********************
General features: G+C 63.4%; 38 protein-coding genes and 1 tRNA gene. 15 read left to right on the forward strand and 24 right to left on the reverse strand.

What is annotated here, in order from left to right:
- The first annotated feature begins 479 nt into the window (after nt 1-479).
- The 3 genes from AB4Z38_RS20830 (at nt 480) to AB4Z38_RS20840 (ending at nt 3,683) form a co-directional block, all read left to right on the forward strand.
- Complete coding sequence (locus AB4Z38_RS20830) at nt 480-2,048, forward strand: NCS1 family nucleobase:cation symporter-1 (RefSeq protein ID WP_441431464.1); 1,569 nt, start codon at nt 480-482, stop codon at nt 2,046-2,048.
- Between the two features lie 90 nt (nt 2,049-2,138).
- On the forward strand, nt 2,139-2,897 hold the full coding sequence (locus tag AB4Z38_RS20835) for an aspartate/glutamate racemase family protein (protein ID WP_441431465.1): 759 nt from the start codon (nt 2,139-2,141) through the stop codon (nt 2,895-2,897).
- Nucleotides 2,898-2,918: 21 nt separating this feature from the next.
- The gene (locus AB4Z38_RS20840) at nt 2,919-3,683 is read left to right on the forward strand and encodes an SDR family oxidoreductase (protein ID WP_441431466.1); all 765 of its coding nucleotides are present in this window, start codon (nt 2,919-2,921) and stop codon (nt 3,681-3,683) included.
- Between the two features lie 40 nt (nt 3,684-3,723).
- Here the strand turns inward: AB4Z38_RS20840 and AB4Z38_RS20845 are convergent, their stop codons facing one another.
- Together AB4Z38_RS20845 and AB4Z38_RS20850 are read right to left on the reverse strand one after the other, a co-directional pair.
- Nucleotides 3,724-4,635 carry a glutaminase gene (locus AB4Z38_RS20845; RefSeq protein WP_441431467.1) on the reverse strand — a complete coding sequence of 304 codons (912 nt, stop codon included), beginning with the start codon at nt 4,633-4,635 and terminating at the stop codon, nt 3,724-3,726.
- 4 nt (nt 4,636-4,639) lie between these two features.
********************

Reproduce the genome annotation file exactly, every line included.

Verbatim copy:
General features: G+C 63.4%; 38 protein-coding genes and 1 tRNA gene. 15 read left to right on the forward strand and 24 right to left on the reverse strand.

What is annotated here, in order from left to right:
- The first annotated feature begins 479 nt into the window (after nt 1-479).
- The 3 genes from AB4Z38_RS20830 (at nt 480) to AB4Z38_RS20840 (ending at nt 3,683) form a co-directional block, all read left to right on the forward strand.
- Complete coding sequence (locus AB4Z38_RS20830) at nt 480-2,048, forward strand: NCS1 family nucleobase:cation symporter-1 (RefSeq protein ID WP_441431464.1); 1,569 nt, start codon at nt 480-482, stop codon at nt 2,046-2,048.
- Between the two features lie 90 nt (nt 2,049-2,138).
- On the forward strand, nt 2,139-2,897 hold the full coding sequence (locus tag AB4Z38_RS20835) for an aspartate/glutamate racemase family protein (protein ID WP_441431465.1): 759 nt from the start codon (nt 2,139-2,141) through the stop codon (nt 2,895-2,897).
- Nucleotides 2,898-2,918: 21 nt separating this feature from the next.
- The gene (locus AB4Z38_RS20840) at nt 2,919-3,683 is read left to right on the forward strand and encodes an SDR family oxidoreductase (protein ID WP_441431466.1); all 765 of its coding nucleotides are present in this window, start codon (nt 2,919-2,921) and stop codon (nt 3,681-3,683) included.
- Between the two features lie 40 nt (nt 3,684-3,723).
- Here the strand turns inward: AB4Z38_RS20840 and AB4Z38_RS20845 are convergent, their stop codons facing one another.
- Together AB4Z38_RS20845 and AB4Z38_RS20850 are read right to left on the reverse strand one after the other, a co-directional pair.
- Nucleotides 3,724-4,635 carry a glutaminase gene (locus AB4Z38_RS20845; RefSeq protein WP_441431467.1) on the reverse strand — a complete coding sequence of 304 codons (912 nt, stop codon included), beginning with the start codon at nt 4,633-4,635 and terminating at the stop codon, nt 3,724-3,726.
- 4 nt (nt 4,636-4,639) lie between these two features.